Post-Startup, Video CEOs Step Back

Sep 16, 2007  •  Post A Comment

Dmitry Shapiro, founder of video startup Veoh Networks, doesn’t like staff meetings. He doesn’t like to manage big groups of people. He’d rather work in a cramped office with phone wires hanging down and talk to a small cadre of employees directly every day.

That’s why he stepped down in July from his job as CEO of Veoh, which has grown to nearly 3 million monthly unique visitors, more than four times its traffic from a year ago, according to Nielsen//NetRatings.

He’s not the only high-profile online video CEO to jettison the top spot in recent months. Steven Starr built Revver from the ground up and handed the reins over to his chief operating officer in June.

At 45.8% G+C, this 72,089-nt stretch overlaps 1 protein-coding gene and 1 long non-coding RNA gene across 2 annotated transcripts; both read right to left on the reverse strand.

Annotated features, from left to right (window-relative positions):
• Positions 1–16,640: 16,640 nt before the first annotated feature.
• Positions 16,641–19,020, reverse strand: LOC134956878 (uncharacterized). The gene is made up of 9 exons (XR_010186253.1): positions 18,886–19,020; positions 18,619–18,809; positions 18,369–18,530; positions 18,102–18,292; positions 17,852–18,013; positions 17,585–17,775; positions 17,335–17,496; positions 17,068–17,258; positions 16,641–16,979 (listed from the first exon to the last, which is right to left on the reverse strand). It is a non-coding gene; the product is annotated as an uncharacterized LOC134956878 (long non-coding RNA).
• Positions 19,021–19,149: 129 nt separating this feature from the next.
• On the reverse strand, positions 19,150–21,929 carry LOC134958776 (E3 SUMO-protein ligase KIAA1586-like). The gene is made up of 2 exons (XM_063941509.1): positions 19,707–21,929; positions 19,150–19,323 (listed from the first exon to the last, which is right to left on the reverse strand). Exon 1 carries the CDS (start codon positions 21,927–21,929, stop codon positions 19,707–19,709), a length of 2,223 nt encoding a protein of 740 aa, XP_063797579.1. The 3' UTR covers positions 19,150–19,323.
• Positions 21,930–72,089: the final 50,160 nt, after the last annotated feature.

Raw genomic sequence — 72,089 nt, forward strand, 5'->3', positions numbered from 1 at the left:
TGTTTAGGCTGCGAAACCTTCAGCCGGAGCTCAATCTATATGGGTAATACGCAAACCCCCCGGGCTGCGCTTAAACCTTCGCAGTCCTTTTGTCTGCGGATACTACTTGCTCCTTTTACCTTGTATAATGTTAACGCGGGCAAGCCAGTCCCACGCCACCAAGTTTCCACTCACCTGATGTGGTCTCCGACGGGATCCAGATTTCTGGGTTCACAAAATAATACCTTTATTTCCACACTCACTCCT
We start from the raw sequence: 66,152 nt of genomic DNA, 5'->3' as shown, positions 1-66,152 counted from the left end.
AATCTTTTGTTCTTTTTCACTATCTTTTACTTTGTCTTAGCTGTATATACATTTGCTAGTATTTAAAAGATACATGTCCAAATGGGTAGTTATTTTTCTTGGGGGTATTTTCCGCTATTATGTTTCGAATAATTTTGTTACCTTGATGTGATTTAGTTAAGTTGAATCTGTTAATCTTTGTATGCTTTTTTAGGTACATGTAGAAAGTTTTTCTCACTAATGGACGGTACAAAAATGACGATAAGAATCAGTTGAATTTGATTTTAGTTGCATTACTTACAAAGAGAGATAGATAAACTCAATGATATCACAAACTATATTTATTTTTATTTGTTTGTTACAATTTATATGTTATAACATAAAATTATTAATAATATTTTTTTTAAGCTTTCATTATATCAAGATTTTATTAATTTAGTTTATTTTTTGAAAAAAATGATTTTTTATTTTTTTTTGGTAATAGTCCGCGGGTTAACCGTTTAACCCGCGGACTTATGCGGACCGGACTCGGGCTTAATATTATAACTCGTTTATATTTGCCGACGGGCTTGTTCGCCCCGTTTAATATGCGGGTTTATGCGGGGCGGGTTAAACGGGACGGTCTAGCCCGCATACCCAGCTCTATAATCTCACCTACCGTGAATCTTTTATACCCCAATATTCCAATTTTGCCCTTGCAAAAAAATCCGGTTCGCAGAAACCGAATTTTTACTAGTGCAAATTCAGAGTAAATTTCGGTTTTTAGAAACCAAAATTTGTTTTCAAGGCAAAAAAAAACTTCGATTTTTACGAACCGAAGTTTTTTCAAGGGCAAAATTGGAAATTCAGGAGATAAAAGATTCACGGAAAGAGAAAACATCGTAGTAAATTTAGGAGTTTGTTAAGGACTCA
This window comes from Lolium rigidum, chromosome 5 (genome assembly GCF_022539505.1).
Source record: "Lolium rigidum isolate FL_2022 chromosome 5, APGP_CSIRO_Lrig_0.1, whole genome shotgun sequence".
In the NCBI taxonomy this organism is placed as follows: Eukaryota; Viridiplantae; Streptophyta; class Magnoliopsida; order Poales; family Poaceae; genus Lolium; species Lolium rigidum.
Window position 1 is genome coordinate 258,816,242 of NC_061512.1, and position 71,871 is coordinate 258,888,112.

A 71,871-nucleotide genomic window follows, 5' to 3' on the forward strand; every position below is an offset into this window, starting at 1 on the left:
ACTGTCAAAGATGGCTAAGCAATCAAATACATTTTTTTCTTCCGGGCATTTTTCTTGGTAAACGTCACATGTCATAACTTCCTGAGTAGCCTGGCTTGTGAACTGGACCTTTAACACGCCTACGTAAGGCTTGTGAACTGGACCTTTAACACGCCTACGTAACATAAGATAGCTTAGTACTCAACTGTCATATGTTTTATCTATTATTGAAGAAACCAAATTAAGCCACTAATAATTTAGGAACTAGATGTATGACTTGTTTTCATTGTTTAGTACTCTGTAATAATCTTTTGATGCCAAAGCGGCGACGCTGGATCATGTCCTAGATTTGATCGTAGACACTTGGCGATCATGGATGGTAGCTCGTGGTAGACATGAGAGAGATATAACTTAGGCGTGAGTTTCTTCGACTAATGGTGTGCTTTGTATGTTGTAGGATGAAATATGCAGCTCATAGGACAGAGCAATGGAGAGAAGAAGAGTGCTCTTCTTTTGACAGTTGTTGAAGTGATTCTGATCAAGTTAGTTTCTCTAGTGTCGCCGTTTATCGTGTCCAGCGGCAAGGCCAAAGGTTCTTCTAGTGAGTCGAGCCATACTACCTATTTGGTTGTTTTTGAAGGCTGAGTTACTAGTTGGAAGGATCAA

Both Mr. Starr and Mr. Shapiro have stayed on at their respective companies in strategic positions. As chairman now, Mr. Starr is focused on business development and relationships with content producers, while Mr. Shapiro concentrates his energies on product development in his post as founder and chief innovation officer.

That two high-profile online video CEOs have stepped down into supporting roles this summer says something about both the online video business and the role of an entrepreneurial CEO.

While online video has matured in the last two years to become a viable business, the future of stand-alone video sites is clouded by the dominance of Google’s YouTube and the networks’ online offerings.

The evolution of the Web video industry seems to be calling for executives whose resumes are less visionary and more bottom-line-oriented.

All the companies are gunning for an online video advertising market that is projected to grow 89 percent this year to $775 million, up from $410 million last year, according to market research firm eMarketer.